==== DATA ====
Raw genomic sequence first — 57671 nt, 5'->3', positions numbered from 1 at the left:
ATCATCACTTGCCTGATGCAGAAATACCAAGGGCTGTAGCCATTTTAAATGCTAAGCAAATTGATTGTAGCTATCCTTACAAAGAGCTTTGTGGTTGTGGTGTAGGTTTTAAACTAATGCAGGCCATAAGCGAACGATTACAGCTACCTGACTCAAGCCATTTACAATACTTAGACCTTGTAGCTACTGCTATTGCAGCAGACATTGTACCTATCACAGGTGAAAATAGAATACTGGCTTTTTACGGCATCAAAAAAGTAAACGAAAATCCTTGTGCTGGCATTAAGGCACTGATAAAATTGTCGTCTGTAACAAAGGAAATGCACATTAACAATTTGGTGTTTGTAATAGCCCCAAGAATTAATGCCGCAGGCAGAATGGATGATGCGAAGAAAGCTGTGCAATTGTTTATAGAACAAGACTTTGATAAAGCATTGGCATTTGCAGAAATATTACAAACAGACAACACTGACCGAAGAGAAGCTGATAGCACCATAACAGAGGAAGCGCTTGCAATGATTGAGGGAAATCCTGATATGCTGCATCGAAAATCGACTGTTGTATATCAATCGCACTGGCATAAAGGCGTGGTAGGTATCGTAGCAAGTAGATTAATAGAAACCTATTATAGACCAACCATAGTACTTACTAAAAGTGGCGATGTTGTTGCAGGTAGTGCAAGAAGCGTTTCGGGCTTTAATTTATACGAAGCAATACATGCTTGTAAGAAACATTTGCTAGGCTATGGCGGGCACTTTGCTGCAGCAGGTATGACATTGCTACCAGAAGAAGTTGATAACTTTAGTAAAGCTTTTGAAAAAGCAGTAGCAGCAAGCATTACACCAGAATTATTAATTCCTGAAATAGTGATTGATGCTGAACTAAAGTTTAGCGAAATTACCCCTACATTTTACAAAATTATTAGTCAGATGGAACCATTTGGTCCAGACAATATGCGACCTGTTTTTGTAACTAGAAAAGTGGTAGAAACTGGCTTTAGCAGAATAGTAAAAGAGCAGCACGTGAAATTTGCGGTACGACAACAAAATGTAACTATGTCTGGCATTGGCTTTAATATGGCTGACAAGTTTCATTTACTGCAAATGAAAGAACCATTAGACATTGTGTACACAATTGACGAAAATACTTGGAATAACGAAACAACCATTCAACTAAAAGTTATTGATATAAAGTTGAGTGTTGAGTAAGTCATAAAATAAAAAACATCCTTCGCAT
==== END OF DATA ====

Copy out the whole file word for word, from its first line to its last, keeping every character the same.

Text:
Raw genomic sequence first — 57671 nt, 5'->3', positions numbered from 1 at the left:
ATCATCACTTGCCTGATGCAGAAATACCAAGGGCTGTAGCCATTTTAAATGCTAAGCAAATTGATTGTAGCTATCCTTACAAAGAGCTTTGTGGTTGTGGTGTAGGTTTTAAACTAATGCAGGCCATAAGCGAACGATTACAGCTACCTGACTCAAGCCATTTACAATACTTAGACCTTGTAGCTACTGCTATTGCAGCAGACATTGTACCTATCACAGGTGAAAATAGAATACTGGCTTTTTACGGCATCAAAAAAGTAAACGAAAATCCTTGTGCTGGCATTAAGGCACTGATAAAATTGTCGTCTGTAACAAAGGAAATGCACATTAACAATTTGGTGTTTGTAATAGCCCCAAGAATTAATGCCGCAGGCAGAATGGATGATGCGAAGAAAGCTGTGCAATTGTTTATAGAACAAGACTTTGATAAAGCATTGGCATTTGCAGAAATATTACAAACAGACAACACTGACCGAAGAGAAGCTGATAGCACCATAACAGAGGAAGCGCTTGCAATGATTGAGGGAAATCCTGATATGCTGCATCGAAAATCGACTGTTGTATATCAATCGCACTGGCATAAAGGCGTGGTAGGTATCGTAGCAAGTAGATTAATAGAAACCTATTATAGACCAACCATAGTACTTACTAAAAGTGGCGATGTTGTTGCAGGTAGTGCAAGAAGCGTTTCGGGCTTTAATTTATACGAAGCAATACATGCTTGTAAGAAACATTTGCTAGGCTATGGCGGGCACTTTGCTGCAGCAGGTATGACATTGCTACCAGAAGAAGTTGATAACTTTAGTAAAGCTTTTGAAAAAGCAGTAGCAGCAAGCATTACACCAGAATTATTAATTCCTGAAATAGTGATTGATGCTGAACTAAAGTTTAGCGAAATTACCCCTACATTTTACAAAATTATTAGTCAGATGGAACCATTTGGTCCAGACAATATGCGACCTGTTTTTGTAACTAGAAAAGTGGTAGAAACTGGCTTTAGCAGAATAGTAAAAGAGCAGCACGTGAAATTTGCGGTACGACAACAAAATGTAACTATGTCTGGCATTGGCTTTAATATGGCTGACAAGTTTCATTTACTGCAAATGAAAGAACCATTAGACATTGTGTACACAATTGACGAAAATACTTGGAATAACGAAACAACCATTCAACTAAAAGTTATTGATATAAAGTTGAGTGTTGAGTAAGTCATAAAATAAAAAACATCCTTCGCAT